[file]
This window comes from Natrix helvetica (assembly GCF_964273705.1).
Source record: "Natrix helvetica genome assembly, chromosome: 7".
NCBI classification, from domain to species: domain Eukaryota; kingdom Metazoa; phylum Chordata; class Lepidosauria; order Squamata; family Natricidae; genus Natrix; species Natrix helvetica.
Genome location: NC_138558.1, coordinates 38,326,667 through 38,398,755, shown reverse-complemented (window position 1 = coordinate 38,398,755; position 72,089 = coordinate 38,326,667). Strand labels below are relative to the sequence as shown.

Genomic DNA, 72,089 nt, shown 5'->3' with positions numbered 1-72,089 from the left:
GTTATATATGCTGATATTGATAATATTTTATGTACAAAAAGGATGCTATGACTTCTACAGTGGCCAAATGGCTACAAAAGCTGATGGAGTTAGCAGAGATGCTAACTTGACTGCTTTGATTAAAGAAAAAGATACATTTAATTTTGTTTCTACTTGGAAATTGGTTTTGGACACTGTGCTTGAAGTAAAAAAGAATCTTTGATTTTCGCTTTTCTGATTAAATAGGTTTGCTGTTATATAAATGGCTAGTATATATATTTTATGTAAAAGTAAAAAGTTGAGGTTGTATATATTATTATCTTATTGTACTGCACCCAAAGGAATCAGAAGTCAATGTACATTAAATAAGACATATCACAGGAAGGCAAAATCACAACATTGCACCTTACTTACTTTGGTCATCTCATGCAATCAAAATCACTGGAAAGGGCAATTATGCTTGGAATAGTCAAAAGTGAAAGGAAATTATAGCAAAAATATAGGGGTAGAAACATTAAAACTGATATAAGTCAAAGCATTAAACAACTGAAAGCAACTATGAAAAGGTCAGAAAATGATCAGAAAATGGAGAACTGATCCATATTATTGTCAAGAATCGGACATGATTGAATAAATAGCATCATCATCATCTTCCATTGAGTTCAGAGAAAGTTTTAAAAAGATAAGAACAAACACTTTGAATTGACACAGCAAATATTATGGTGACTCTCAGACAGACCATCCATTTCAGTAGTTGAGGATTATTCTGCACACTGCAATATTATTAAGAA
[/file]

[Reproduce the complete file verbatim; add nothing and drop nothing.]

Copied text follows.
This window comes from Natrix helvetica (assembly GCF_964273705.1).
Source record: "Natrix helvetica genome assembly, chromosome: 7".
NCBI classification, from domain to species: domain Eukaryota; kingdom Metazoa; phylum Chordata; class Lepidosauria; order Squamata; family Natricidae; genus Natrix; species Natrix helvetica.
Genome location: NC_138558.1, coordinates 38,326,667 through 38,398,755, shown reverse-complemented (window position 1 = coordinate 38,398,755; position 72,089 = coordinate 38,326,667). Strand labels below are relative to the sequence as shown.

Genomic DNA, 72,089 nt, shown 5'->3' with positions numbered 1-72,089 from the left:
GTTATATATGCTGATATTGATAATATTTTATGTACAAAAAGGATGCTATGACTTCTACAGTGGCCAAATGGCTACAAAAGCTGATGGAGTTAGCAGAGATGCTAACTTGACTGCTTTGATTAAAGAAAAAGATACATTTAATTTTGTTTCTACTTGGAAATTGGTTTTGGACACTGTGCTTGAAGTAAAAAAGAATCTTTGATTTTCGCTTTTCTGATTAAATAGGTTTGCTGTTATATAAATGGCTAGTATATATATTTTATGTAAAAGTAAAAAGTTGAGGTTGTATATATTATTATCTTATTGTACTGCACCCAAAGGAATCAGAAGTCAATGTACATTAAATAAGACATATCACAGGAAGGCAAAATCACAACATTGCACCTTACTTACTTTGGTCATCTCATGCAATCAAAATCACTGGAAAGGGCAATTATGCTTGGAATAGTCAAAAGTGAAAGGAAATTATAGCAAAAATATAGGGGTAGAAACATTAAAACTGATATAAGTCAAAGCATTAAACAACTGAAAGCAACTATGAAAAGGTCAGAAAATGATCAGAAAATGGAGAACTGATCCATATTATTGTCAAGAATCGGACATGATTGAATAAATAGCATCATCATCATCTTCCATTGAGTTCAGAGAAAGTTTTAAAAAGATAAGAACAAACACTTTGAATTGACACAGCAAATATTATGGTGACTCTCAGACAGACCATCCATTTCAGTAGTTGAGGATTATTCTGCACACTGCAATATTATTAAGAA